Women of Washington

Communicating America’s Founding Principles

Women of Washington is an educational organization with a focus on understanding local, national, and global issues that are critical to our world today.



By Judy Leithe

British General William Howe, a seasoned military officer, already had General George Washington’s army in retreat. He had taken control of New York City and Fort Washington, with its command of the Hudson River, and even Fort Lee, in New Jersey. Now all he needed was to seize Philadelphia to put an end to this pesky colonial rebellion. He was so confident of victory that, in early December of 1776, he decided to postpone this final step until better weather conditions in the spring.

Washington distrusted this withdrawal, reflecting on the stealthy tactics used by the British to outmaneuver the Americans on Long Island. He was also aware of the fifteen hundred Hessian troops stationed in Trenton, on the other side of the Delaware River. Washington knew, with an order from Howe, this disciplined and hardened mercenary army could easily take over Philadelphia, which would be the final blow to the dream of freedom for the Americans.

By mid-December, the temperatures in New Jersey were steadily dropping. Washington saw his troop numbers shrinking as hundreds of recruits were deserting because of the prospects of spending another harsh winter in a makeshift camp, only to be overpowered by the British or the Hessians.

Much of New Jersey had accepted the British offer of leniency and turned against the Patriots’ cause. Washington’s spy network, fearing arrest, had difficulty collecting needed information about enemy movement. While awaiting the arrival of General Charles Lee’s two-thousand Colonial troops, which were a mere fifty miles away, Washington received devastating word that General Lee had been taken prisoner by the British. After some delay, Washington was relieved to see that most of Lee’s army has begun to straggle into camp. He now had an army of sufficient size with which to carry out a plan that was nothing short of audacious.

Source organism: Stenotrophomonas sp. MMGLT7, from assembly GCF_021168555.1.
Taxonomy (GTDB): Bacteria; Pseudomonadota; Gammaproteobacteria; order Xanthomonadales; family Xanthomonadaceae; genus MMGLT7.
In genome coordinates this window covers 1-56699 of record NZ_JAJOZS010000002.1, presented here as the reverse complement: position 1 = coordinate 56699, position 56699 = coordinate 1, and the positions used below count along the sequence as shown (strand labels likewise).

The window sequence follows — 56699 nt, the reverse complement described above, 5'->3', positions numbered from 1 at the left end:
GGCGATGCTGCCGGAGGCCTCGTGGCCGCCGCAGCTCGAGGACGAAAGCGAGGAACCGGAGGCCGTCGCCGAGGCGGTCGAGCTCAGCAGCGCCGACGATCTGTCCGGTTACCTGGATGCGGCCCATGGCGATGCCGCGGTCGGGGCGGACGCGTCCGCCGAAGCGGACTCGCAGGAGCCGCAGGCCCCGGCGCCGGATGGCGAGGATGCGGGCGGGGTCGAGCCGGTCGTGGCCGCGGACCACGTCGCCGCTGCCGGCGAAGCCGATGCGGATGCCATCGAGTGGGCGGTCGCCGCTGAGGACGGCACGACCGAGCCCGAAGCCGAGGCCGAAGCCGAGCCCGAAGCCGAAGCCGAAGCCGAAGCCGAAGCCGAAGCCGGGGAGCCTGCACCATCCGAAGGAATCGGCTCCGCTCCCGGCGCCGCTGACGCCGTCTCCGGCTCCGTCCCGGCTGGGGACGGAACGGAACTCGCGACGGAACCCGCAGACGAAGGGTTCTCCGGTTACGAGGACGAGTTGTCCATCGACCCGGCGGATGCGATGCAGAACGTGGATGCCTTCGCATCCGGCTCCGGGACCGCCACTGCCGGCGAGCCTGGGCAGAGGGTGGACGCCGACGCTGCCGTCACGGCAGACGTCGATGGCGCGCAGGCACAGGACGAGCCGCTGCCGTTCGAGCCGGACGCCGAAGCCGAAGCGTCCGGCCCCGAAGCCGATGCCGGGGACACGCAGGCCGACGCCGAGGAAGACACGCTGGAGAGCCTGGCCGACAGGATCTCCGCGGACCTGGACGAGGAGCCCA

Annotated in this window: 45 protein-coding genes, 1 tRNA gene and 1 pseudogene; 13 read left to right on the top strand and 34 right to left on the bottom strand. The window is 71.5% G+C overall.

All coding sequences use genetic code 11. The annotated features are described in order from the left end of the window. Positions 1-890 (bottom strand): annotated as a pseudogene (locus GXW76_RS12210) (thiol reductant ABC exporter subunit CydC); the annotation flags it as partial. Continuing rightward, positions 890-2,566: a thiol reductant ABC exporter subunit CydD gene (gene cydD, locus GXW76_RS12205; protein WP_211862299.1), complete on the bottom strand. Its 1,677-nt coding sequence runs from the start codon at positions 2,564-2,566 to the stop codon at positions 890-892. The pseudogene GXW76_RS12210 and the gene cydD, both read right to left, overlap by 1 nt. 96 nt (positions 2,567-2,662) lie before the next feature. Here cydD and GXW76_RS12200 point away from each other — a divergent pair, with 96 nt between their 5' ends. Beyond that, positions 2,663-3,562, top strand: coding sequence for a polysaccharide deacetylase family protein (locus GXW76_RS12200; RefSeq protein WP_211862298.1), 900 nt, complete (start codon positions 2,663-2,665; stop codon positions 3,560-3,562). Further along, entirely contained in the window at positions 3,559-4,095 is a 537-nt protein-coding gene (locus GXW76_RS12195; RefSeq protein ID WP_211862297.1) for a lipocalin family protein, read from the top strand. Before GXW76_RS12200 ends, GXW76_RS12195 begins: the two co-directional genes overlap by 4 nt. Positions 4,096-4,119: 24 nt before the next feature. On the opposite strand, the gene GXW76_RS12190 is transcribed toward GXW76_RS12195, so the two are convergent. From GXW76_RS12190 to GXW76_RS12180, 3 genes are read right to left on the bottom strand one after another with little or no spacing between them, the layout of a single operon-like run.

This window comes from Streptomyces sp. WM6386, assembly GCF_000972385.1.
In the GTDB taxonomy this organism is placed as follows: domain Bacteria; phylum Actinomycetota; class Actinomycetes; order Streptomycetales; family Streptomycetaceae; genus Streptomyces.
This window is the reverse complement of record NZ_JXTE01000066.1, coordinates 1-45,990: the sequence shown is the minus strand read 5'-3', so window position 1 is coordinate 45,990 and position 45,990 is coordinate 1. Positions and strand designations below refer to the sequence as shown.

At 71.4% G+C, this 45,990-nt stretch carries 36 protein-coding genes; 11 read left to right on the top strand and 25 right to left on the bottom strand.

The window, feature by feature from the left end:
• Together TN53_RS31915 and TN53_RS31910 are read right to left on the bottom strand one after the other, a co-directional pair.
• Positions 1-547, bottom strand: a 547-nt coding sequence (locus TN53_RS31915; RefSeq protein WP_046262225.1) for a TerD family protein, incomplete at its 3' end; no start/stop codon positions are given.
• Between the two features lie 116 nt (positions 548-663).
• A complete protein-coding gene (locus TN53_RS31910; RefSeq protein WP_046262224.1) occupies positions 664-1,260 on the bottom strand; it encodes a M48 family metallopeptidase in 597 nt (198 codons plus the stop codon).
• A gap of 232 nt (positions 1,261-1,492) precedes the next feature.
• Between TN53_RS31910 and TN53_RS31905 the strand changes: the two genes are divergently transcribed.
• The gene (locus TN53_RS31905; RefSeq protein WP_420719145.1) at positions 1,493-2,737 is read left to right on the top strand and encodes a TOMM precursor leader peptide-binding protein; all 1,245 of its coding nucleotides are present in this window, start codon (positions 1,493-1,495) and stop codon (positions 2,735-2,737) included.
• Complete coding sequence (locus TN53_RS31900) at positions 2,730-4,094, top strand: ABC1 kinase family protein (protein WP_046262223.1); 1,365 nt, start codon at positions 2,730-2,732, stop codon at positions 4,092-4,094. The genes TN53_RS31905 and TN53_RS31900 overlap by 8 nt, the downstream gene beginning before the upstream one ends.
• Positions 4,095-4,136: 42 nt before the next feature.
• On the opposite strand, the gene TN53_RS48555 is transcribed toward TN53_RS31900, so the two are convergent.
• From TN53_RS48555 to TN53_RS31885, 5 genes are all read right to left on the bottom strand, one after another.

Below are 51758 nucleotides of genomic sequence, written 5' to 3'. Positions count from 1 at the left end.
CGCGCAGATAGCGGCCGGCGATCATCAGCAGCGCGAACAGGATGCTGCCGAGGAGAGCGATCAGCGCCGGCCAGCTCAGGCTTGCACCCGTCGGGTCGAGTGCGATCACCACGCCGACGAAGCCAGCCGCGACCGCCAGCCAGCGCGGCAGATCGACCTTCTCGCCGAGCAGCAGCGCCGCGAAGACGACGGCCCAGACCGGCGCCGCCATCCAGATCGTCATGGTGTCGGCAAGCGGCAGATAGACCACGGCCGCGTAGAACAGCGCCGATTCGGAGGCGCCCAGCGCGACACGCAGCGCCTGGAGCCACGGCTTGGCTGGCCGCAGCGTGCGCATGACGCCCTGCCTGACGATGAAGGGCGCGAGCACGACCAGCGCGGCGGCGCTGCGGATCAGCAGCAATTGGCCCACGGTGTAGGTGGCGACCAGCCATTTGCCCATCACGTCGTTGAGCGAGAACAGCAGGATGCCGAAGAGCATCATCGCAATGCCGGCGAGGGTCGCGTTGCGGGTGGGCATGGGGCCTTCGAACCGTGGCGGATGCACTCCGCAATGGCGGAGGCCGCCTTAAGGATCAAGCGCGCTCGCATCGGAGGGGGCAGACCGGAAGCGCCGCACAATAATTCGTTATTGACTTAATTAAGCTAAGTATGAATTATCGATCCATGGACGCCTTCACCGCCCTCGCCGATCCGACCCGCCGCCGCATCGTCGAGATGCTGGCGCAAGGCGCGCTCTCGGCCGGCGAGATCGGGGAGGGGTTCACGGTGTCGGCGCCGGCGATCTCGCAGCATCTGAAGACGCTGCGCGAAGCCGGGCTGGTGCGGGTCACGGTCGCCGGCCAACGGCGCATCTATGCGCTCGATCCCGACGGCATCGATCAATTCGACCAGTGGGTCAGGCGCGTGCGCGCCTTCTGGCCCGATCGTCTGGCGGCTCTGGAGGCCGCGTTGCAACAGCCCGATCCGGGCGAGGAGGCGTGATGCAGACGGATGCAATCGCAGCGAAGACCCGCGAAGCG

At the top of Washington’s oppressive list of burdens was the fast-approaching fulfillment of the Continental Army Enlistment Contract. By January 1, 1777, every soldier, having been released from duty, was free to return to their homes. In just two weeks, Washington could be faced with no army at all. Not willing to give up his army or his country, Washington had devised what he called, “a brilliant stroke to rouse the spirits of our people, which are quite sunk by our misfortunes.”

On Christmas Eve, most of his countrymen and their families were aglow with the joy of the Holiday Season. However, just past midnight, Washington began his bold plan for a surprise attack on the Hessians in Trenton. Phase one was to ferry his army across the Delaware and execute a surprise attack on the Hessian garrison before the light of dawn. Amid gale-force winds, which brought sheets of snow and rain, the ill-clad soldiers stood crowded together in Durham boats as they made their way through the icy waters of the river. More boats were needed to transport officers’ horses and work horses required to pull wagons full of cannon and munitions for the attack.

The discovery of the names of these heroic Patriot soldiers of the Revolutionary War era are usually left up to historians and genealogists. It is notable, however, that aside from George Washington, there were two other future U.S. Presidents crossing the Delaware on December 25th in 1776: James Madison and James Monroe. Other recognizable names included: John Marshall, future Chief Justice of the U.S. Supreme Court, as well as Alexander Hamilton and Aaron Burr, two rivals who later met in a duel.

The famous painting, George Washington Crossing the Delaware, which now hangs in the Metropolitan Museum of Art, was painted in 1851 in Dusseldorf, Germany by Emanuel Gottlieb Leutze. The artist so admired Washington that he made several trips to Mt. Vernon in order to learn about the famous crossing, as well as to study Washington’s uniform so he could precisely depict him in this famous painting. He eventually emigrated and became a U.S. citizen.

Next week: Hessian Colonel Johann Gottleib Rall’s fatal miscalculation.